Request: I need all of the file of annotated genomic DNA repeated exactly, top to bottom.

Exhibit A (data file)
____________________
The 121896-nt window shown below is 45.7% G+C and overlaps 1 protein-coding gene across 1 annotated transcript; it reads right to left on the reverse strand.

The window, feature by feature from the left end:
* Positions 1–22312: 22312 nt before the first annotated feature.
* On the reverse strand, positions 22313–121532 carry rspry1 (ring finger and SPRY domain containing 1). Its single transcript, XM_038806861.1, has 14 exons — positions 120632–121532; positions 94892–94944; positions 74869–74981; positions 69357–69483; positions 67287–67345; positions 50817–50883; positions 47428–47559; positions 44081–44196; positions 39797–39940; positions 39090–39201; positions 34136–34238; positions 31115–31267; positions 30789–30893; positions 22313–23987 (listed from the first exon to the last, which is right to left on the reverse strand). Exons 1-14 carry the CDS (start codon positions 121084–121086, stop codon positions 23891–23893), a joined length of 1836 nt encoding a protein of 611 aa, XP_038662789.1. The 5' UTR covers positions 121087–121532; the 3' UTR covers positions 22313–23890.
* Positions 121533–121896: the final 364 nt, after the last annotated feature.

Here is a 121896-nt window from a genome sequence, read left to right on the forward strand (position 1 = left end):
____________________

The 121896-nt window shown below is 45.7% G+C and overlaps 1 protein-coding gene across 1 annotated transcript; it reads right to left on the reverse strand.

The window, feature by feature from the left end:
* Positions 1–22312: 22312 nt before the first annotated feature.
* On the reverse strand, positions 22313–121532 carry rspry1 (ring finger and SPRY domain containing 1). Its single transcript, XM_038806861.1, has 14 exons — positions 120632–121532; positions 94892–94944; positions 74869–74981; positions 69357–69483; positions 67287–67345; positions 50817–50883; positions 47428–47559; positions 44081–44196; positions 39797–39940; positions 39090–39201; positions 34136–34238; positions 31115–31267; positions 30789–30893; positions 22313–23987 (listed from the first exon to the last, which is right to left on the reverse strand). Exons 1-14 carry the CDS (start codon positions 121084–121086, stop codon positions 23891–23893), a joined length of 1836 nt encoding a protein of 611 aa, XP_038662789.1. The 5' UTR covers positions 121087–121532; the 3' UTR covers positions 22313–23890.
* Positions 121533–121896: the final 364 nt, after the last annotated feature.

Here is a 121896-nt window from a genome sequence, read left to right on the forward strand (position 1 = left end):